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Living in Cork

About Cork

Cork is known as the Venice of the North because it was originally built on top of the marshes surrounding the River Lee. The city is home to over 125,000 residents. 10% of which are from an international background. Situated in the South West of Ireland, Cork is just 2.5 hours from Dublin and 1.5 hours drive from Limerick. Living in Cork is convenient for air travel as it has its own airport, just 8km from the city centre. Shuttle buses to the airport run regularly and airlines offer services to most of Europe and North America. There are also car ferries to France and Spain, operating out of the Port of Cork. You can even get a Eurolines bus into London, via Wales and Blackpool.

International Attitude

Due to its excellent infrastructure and high-speed internet network, Cork has attracted many of the global IT giants. Apple Inc. has its headquarters here and most of its manufacturing and R&D is based in Cork. Other IT companies include Logitech, Amazon and EMC. Living in Cork offers opportunities in the pharmaceutical industry. The little Island district has all the big pharma companies such as Pfizer Inc, Johnson and Johnson and Novartis. Other large employers in the region include Siemens, McAfee, VMware and the Heineken brewery. MedTech leader, Boston Scientific, is also located in Cork. Providing exciting opportunities for various types of engineers and scientists. The city’s academic links are extremely strong with 2 universities and top research institutes


Cork has many historical points of interest such as the City Gaol, which used to be a temporary prison for convicts awaiting deportation to Australia. It is also home to the famous Blarney Stone at Blarney castle. Music is an important part of Irish culture and you will find live bands in some of the best pubs in the world. Follow the Lee Sessions, a continuous stream of traditional Irish music gigs in various venues throughout the city. Cork is fast becoming a food capital. There are three Michelin star restaurants in Cork. The Greenhouse, Restaurant Chesnut and Japanese eatery Ichigo Ichie. The English market, a covered food market, sells a vast array of fresh seafood, local produce and artisan cheeses. The Jazz festival, Midsummer festival and World Book Fest are calendar highlights. As is the IndieCork, a festival devoted to independent film and music.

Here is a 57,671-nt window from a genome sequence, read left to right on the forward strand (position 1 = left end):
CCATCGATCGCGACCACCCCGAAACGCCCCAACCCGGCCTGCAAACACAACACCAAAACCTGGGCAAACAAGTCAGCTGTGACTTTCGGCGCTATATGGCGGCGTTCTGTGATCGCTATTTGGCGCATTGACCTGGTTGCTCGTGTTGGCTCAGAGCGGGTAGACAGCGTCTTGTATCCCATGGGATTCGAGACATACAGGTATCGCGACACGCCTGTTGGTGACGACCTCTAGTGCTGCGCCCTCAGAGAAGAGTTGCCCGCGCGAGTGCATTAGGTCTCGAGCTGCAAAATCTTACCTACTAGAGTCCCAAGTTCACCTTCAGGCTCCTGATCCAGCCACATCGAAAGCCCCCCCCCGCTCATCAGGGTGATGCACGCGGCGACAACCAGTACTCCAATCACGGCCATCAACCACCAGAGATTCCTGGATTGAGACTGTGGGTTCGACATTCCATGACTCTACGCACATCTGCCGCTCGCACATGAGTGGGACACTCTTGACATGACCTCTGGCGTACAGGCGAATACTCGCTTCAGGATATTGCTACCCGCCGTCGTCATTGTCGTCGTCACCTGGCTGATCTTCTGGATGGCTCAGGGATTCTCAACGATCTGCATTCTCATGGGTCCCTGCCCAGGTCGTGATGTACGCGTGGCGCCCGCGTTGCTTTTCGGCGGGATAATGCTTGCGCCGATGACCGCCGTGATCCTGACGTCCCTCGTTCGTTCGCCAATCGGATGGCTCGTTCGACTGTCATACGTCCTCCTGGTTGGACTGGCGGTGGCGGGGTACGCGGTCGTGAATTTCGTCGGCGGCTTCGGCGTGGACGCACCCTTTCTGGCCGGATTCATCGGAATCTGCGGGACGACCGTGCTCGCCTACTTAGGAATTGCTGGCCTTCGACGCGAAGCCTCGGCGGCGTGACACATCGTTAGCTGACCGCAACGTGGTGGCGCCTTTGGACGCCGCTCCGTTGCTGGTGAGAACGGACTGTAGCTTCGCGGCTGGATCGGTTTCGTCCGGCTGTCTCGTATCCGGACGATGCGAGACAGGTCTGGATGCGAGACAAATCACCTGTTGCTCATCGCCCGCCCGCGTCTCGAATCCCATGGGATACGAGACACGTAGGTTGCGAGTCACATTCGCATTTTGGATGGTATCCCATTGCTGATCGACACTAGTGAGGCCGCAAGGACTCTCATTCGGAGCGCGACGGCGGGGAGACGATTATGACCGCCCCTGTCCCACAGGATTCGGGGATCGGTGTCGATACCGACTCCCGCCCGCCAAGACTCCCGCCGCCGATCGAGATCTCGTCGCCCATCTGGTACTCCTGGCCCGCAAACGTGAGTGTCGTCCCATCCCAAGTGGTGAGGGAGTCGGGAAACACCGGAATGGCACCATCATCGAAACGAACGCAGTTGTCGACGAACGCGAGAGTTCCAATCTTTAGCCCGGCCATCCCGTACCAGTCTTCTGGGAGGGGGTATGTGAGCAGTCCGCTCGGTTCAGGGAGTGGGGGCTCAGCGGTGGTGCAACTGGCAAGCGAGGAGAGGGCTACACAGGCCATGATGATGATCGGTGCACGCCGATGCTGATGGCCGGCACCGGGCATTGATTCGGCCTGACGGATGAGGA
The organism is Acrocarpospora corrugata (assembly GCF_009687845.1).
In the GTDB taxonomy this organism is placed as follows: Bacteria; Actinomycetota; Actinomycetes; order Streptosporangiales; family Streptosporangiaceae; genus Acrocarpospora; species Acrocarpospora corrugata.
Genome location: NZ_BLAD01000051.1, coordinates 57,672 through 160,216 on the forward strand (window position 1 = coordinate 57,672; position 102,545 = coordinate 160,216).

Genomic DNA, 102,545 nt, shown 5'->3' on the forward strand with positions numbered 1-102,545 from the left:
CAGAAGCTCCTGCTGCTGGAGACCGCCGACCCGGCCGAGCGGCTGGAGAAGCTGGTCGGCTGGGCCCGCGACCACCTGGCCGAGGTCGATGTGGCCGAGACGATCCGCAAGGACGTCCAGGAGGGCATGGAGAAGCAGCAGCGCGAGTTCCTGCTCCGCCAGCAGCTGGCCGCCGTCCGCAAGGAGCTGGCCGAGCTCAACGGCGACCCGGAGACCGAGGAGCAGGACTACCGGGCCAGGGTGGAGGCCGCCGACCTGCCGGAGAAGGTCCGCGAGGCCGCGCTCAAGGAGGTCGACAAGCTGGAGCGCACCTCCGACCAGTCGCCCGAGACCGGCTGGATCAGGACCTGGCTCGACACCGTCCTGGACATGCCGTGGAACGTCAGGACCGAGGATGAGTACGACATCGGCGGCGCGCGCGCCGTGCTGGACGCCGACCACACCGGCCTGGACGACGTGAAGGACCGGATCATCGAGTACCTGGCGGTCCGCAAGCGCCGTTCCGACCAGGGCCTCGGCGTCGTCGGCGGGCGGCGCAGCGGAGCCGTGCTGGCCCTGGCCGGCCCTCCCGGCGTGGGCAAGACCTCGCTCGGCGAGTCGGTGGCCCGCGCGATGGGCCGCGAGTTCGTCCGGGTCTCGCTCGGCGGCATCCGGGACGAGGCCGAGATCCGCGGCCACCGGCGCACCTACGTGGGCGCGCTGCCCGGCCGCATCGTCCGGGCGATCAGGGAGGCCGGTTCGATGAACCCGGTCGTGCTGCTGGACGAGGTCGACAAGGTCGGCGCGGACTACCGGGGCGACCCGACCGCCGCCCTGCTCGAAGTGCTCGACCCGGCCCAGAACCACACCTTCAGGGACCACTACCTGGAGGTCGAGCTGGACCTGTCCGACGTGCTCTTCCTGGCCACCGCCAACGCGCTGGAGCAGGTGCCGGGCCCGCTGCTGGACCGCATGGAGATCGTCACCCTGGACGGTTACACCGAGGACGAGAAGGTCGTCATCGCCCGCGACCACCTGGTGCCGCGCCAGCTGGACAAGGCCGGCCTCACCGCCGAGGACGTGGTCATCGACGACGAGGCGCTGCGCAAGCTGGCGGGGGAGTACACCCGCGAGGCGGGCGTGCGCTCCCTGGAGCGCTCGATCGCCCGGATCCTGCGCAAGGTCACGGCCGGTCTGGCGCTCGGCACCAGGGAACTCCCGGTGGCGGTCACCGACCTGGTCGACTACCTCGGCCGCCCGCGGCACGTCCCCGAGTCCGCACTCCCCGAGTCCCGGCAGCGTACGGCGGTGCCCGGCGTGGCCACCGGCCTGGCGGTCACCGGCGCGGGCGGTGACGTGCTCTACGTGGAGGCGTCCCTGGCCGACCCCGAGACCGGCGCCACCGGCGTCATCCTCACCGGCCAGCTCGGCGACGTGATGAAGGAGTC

Sports and Recreation

Sports are important in Cork. Traditional Irish sports such as Gaelic football and hurling are as popular as ever. You can watch the matches at the Pairc Ui Chaoimh and Pairc Ui Rinn. Rugby Union and cricket are also played here. If you enjoy horse racing and show jumping you shouldn't miss the annual Millstreet horse show. The beautiful natural landscape offers many possibilities for recreation. Hiking, running and watersports such as rowing and sailing are very popular with residents living in Cork.


Let Mundialz take the stress out of moving to Ireland. The first step towards living in Cork is to search the many amazing job opportunities available with Mundialz. Once you’ve found the perfect vacancy, Mundialz will be able to give you all the information and personal support you need to get started living in Cork.

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